Monday, August 20, 2007

Literary Warrant [16]

  • S. Bricker et al., National Centers for Coastal Ocean Science (NOAA), Effects of Nutrient Enrichment in the Nation's Estuaries: A Decade of Change (NOAA Coastal Ocean Program Decision Analysis Series No. 26) (2007)

    "The National Oceanic and Atmospheric Administration today released a comprehensive assessment of estuarine eutrophication, or nutrient pollution, that clearly indicates linkages between upstream activities and coastal ecosystem health. The report shows that the majority of U.S. estuaries assessed are highly influenced by human-related activities and points out that eutrophication is a widespread problem globally."—Press release (July 31, 2007)

  • Ceres, Investors Achieve Record Results in 2007 in Spurring Corporate Action on Climate Change (Press release) (August 13, 2007)

    "Investors engaging with US companies on the financial risks and opportunities from climate change had their most successful year ever during the 2007 proxy season. A record 43 climate-related shareholder resolutions were filed with US companies this year, of which 15 led to positive actions by businesses such as ConocoPhillips, Wells Fargo and Hartford Insurance. Shareholders withdrew their resolutions after the companies made their climate-related commitments."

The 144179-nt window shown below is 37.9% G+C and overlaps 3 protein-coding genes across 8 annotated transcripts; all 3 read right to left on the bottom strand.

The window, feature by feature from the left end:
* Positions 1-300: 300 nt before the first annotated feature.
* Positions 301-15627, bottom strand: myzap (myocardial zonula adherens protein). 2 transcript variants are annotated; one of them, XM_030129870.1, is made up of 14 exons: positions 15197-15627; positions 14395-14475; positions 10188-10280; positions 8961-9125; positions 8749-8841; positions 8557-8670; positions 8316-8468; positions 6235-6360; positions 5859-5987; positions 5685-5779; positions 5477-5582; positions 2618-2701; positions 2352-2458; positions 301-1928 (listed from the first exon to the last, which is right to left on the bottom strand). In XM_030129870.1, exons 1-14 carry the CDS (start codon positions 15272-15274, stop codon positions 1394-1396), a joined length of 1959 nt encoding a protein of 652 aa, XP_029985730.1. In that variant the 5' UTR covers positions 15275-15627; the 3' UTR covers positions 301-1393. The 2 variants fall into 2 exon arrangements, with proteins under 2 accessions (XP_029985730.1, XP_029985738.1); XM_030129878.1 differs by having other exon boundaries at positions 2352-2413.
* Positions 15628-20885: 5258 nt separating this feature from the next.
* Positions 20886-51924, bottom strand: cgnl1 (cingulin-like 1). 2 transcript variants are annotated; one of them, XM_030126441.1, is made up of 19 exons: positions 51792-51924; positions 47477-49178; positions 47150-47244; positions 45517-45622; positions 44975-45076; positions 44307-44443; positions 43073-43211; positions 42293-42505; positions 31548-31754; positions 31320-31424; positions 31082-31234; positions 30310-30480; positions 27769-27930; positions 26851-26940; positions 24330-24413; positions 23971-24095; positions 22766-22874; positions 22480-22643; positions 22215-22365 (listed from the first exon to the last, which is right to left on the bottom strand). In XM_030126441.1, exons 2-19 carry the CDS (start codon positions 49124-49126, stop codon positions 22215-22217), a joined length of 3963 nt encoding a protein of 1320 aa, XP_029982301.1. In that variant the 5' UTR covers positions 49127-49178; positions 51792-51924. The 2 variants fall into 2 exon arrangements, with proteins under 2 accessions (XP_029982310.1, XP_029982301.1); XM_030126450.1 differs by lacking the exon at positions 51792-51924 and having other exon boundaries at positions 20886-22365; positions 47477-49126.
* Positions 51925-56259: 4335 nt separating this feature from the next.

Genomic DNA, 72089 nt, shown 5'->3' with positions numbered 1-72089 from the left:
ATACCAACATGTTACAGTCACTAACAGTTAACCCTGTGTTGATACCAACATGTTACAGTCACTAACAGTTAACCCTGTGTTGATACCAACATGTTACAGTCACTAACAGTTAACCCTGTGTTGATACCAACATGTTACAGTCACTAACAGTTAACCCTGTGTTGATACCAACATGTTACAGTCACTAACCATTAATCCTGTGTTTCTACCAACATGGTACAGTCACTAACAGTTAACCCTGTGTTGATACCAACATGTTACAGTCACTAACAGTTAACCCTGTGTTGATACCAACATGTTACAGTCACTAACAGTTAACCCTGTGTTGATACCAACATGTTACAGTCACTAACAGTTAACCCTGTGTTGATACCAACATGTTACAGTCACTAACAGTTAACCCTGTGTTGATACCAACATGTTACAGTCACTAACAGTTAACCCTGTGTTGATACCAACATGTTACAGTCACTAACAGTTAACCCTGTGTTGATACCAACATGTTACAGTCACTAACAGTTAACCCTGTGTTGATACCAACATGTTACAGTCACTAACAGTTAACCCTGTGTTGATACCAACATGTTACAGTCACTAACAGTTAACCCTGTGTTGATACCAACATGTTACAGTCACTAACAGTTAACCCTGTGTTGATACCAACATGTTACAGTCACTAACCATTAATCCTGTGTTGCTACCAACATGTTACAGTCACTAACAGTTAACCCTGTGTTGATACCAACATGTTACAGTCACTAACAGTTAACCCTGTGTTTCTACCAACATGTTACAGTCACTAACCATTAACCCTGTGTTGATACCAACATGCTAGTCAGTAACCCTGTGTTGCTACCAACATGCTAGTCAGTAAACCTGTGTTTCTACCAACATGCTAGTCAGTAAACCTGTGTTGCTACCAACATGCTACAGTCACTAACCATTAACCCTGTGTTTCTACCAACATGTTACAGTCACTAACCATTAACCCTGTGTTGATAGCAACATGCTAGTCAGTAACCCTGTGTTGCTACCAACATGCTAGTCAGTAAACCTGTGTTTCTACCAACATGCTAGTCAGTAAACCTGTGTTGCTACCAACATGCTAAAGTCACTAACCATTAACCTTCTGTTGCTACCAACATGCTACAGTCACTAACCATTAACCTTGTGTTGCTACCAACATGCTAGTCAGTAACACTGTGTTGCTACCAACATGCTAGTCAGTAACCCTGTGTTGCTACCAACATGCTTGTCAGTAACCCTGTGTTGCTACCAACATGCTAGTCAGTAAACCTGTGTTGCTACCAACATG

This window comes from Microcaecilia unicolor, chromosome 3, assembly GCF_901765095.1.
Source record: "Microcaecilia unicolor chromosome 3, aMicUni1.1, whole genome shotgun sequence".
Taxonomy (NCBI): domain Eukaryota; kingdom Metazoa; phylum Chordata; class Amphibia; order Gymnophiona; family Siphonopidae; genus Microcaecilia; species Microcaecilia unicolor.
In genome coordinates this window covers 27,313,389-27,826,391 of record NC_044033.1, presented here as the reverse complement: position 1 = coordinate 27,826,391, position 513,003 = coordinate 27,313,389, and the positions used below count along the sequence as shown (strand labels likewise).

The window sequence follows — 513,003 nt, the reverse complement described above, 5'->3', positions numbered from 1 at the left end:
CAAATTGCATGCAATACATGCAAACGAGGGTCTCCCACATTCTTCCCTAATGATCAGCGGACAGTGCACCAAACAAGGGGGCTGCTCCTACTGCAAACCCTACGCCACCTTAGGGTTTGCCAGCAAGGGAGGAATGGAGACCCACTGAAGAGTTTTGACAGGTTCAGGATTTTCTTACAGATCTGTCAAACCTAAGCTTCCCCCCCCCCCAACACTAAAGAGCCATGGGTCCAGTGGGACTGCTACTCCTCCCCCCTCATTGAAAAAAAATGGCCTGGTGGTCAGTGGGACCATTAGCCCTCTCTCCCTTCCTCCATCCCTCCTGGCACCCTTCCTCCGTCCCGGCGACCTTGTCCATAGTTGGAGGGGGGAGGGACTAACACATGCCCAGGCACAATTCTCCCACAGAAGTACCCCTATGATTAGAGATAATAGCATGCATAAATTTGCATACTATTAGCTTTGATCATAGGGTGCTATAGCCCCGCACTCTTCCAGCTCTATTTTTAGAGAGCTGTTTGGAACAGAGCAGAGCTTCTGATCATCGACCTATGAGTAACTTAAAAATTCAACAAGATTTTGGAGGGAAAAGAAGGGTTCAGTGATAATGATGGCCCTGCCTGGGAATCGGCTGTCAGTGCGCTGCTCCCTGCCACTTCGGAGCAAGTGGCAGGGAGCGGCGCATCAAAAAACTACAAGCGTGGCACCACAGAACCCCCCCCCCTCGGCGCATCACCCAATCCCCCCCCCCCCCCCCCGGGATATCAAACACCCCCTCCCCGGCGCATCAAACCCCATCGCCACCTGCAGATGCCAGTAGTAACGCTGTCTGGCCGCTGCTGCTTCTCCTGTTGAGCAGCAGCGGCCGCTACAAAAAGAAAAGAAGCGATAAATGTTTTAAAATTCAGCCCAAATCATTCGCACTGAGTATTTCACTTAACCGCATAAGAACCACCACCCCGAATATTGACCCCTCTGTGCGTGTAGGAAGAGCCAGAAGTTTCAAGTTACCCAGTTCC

• Congressional Budget Office (CBO), Trends in Public Spending on Transportation and Water Infrastructure, 1956 to 2004 (August 2007)

    "This Congressional Budget Office (CBO) paper describes the trends in public spending for transportation and water infrastructure since 1956. CBO focuses on spending for highways and roads, mass transit, rail, aviation, water transportation, water resources such as the construction and maintenance of dams and levees, and water supply and wastewater treatment. Those types of infrastructure, which draw heavily on federal resources, share the economic characteristics of being relatively capital intensive and producing services under public management that facilitate private economic activity. They are typically the types examined by studies that attempt to calculate the payoff, in terms of benefits to the economy, from government funding of infrastructure."—Preface.

  • Claudia Copeland, Specialist in Resources and Environmental Policy Resources, Science, and Industry Division, Congressional Research Service (CRS), Animal Waste and Water Quality: EPA's Response to the Waterkeeper Alliance Court Decision on Regulation of CAFOs (CRS Report for Congress, Order Code RL33656) (May 16, 2007)

    "On June 30, 2006, the Environmental Protection Agency (EPA) proposed regulations that would revise a 2003 Clean Water Act rule governing waste discharges from large confined animal feeding operations (CAFOs). This proposal was necessitated by a 2005 federal court decision (Waterkeeper Alliance et al. v. EPA, 399 F.3d 486 (2nd Cir. 2005)), resulting from challenges brought by agriculture industry groups and environmental advocacy groups, that vacated parts of the 2003 rule and remanded other parts.

    "The Clean Water Act prohibits the discharge of pollutants from any 'point